Flat head pins: These pins allow for less visibility making them more suitable for draping where the pined seams should visibly resemble the seams on a finished garment. They are usually much shorter and a bit more difficult to handle due to the small flat head. If you look carefully, their shape resembles that of a traditional nail. Since flat head pins are generally smaller in length, they are most suitable for lighter weight fabrics and/or thinner layers.
T shaped pins: T shaped pins are usually much longer and have a pronounced T extension at the opposite end. These pins are used for work with loosely woven fabrics or thick pile fabrics. The T end stops the pins from sliding through loosely woven fabrics or disappearing underneath high pile/texture.
Ball head pins (usually color): My favorite of all pins, ball head pins are the most commonly used pins in dressmaking both by beginners and advanced seamstresses alike. The ball head allows for more visibility and easier handling. Today, you can find ball head pins in many different lengths and thicknesses providing suitability with various light to heavy weight fabrics.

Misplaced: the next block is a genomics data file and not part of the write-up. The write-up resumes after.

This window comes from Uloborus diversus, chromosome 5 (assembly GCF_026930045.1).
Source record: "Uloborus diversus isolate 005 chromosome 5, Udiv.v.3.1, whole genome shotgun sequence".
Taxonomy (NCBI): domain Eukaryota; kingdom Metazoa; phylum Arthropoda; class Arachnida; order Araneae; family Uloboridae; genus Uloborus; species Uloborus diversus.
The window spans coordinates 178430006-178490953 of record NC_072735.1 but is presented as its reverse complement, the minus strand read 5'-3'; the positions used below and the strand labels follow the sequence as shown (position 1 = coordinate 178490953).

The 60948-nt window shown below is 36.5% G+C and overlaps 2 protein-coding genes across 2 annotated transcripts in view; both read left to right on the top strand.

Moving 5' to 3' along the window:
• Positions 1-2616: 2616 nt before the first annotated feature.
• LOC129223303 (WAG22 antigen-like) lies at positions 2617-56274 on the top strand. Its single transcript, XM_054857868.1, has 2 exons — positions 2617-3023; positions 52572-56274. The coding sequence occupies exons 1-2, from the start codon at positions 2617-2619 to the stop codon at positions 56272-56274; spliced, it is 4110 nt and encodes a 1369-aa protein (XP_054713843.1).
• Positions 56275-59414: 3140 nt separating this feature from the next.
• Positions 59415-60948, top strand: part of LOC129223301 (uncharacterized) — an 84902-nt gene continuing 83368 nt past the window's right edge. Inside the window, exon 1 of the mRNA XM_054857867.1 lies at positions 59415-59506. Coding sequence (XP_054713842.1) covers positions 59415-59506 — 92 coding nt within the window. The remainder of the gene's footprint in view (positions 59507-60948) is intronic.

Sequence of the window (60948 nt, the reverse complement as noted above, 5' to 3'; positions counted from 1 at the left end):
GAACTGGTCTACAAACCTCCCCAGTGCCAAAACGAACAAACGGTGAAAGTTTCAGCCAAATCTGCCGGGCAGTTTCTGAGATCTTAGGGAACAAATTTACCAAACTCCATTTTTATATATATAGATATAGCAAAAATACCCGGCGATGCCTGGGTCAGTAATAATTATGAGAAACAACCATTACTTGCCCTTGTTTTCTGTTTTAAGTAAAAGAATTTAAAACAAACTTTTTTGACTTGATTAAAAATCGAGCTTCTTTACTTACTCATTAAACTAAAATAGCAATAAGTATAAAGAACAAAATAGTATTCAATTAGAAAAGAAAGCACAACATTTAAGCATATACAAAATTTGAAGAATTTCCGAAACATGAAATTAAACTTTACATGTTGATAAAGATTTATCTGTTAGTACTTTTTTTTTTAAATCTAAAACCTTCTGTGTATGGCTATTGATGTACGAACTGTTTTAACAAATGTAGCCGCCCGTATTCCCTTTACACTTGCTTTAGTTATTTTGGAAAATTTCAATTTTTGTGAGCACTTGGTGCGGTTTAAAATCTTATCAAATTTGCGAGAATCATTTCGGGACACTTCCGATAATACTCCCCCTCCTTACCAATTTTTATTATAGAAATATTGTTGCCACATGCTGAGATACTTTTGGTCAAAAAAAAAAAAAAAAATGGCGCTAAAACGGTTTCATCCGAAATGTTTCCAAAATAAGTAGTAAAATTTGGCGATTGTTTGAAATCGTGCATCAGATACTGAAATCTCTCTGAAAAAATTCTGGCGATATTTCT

4. Sharp Or Ball Point Needle
The concept of a sharp and ball point needle end is the same one applicable to any hand sewing or machine needle style out there. The universal rule is that sharp needles are used on woven fabrics and some tightly woven knits, while a ball point is used on knit fabric, especially loosely woven ones. Pins follow the same logic: A sharp pin works great with most regular woven and knit fabrics while ball point pins work best for sweater and other loose knits. I would say however that if you are simultaneously pinning though a paper pattern, you may choose to use a sharp point regardless of fabric as this will provide a smoother paper insertion process.
The pins I like to use:
I’ve worked with just about every style pin you can think of and I always go back to two basics I love: Regular quilting pins with a ball head and thin silk pins with a ball head. I prefer the ball head finish as it allows me a better grip and more stability and comfort when handling. Plus the color addition makes them much easier to spot when collected at the end of the work day!
As far as T shaped pins, I don’t use them very often as I haven’t really worked with loosely woven or high pile fabrics as much. Regardless, I suggest you keep a pack of these just in case. If you want to get serious about dressmaking and are in the process of collecting your tools, I suggest starting with the two sets of pins noted above and match their use to each one of your projects. Try to keep them separate if you can- speaking from experience, mine always end up intermingling after a while.
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Designer by trade and dressmaker at heart. I spend most of my days obsessing over new fabrics and daydreaming new ideas.